The facts are clear. We have a pandemic on our hands. The joint problems of high levels of inactivity and unhealthy diets need to be addressed.

The good news is that, in different parts of the world, a wide range of programmes are being put in place locally and are having a positive effect. We’ve listed just ten here that give us hope for the future. They are examples we should look up to and learn from. There are many, many more...

New York City - urban regeneration encourages active living

The high line in New York is a new public park, created by converting an old elevated railway track in lower Manhattan into a green walkway for New Yorkers. 

China -  bicycle sharing schemes are rocketing

Over 500 bicycle sharing schemes now operate in nearly 50 countries around the world – from Barcelona to Buenos Aires to Brisbane. The two biggest are both in China, in Wuhan and Hangzhou.

London - changing how we move around the city

The Movement for Liveable London promotes discussion on how a fairer, healthier, greener and more pleasant future for London can be achieved by changing the way people move around the city. 

UK - growing food locally for better health 

Growing food locally around the UK is on the rise. Capital Growth, London’s food growing network helps people wanting to grow their own food at home, at an allotment or as part of a community group.

Brighton - transformation encourages walkers and cyclists

An award-winning scheme in New Road, Brighton has transformed an unloved street in an important cultural quarter into an attractive space for pedestrians and cyclists, now extremely popular with residents.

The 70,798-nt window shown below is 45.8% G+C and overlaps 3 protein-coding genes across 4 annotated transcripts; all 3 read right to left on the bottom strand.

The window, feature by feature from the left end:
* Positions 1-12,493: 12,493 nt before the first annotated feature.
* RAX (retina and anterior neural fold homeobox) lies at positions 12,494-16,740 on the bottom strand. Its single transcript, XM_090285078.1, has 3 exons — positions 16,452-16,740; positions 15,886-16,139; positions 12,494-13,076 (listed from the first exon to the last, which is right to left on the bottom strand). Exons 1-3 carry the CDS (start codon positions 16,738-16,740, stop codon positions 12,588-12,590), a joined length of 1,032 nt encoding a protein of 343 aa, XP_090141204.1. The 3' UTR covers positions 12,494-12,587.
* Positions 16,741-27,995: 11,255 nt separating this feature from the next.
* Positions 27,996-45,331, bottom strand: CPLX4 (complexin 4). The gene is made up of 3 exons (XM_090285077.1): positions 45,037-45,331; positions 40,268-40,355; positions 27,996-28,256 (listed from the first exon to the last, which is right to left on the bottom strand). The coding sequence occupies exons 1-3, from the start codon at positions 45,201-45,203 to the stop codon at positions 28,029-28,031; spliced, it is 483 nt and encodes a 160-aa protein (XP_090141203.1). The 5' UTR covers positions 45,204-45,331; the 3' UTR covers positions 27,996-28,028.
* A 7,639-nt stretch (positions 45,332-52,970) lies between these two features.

Canada - creating healthy cities 

8-80 Cities is a Canadian non-profit organisation dedicated to creating successful cities that are good for an 8-year-old and an 80-year-old. They nurture physical activity, human interaction and healthy lifestyles.

Sweden - fun can change people's behaviour for the better

Using fun to change people’s behaviour for the better can really work! In Stockholm, turning a set of stairs into musical piano keys tempted 66% of people away from taking the escalator. The craze has now gone worldwide. 

Bogota - a pioneering approach to urban exercise

Since the 1970s Bogota has pioneered Ciclovia, a traffic-free initiative now run by many city authorities around the world. Nearly 100 km of streets on Sundays are closed to vehicles and they are taken over by pedestrians and cyclists.

New York City - prominent staircases encourage people to walk up

The Museum of Modern Art (MOMA) in New York has been designed with prominent and impressive staircases to encourage people to use the stairs rather than the lifts. 

LA - increasing activity through the surrounding landscape

Los Angeles is determined, through its ‘Designing a Healthy LA’ programme, to transform a car-dominated city into one that will increase activity and general well-being. 

These examples are uplifting and show what can be done, in so many ways, by individuals and organisations.


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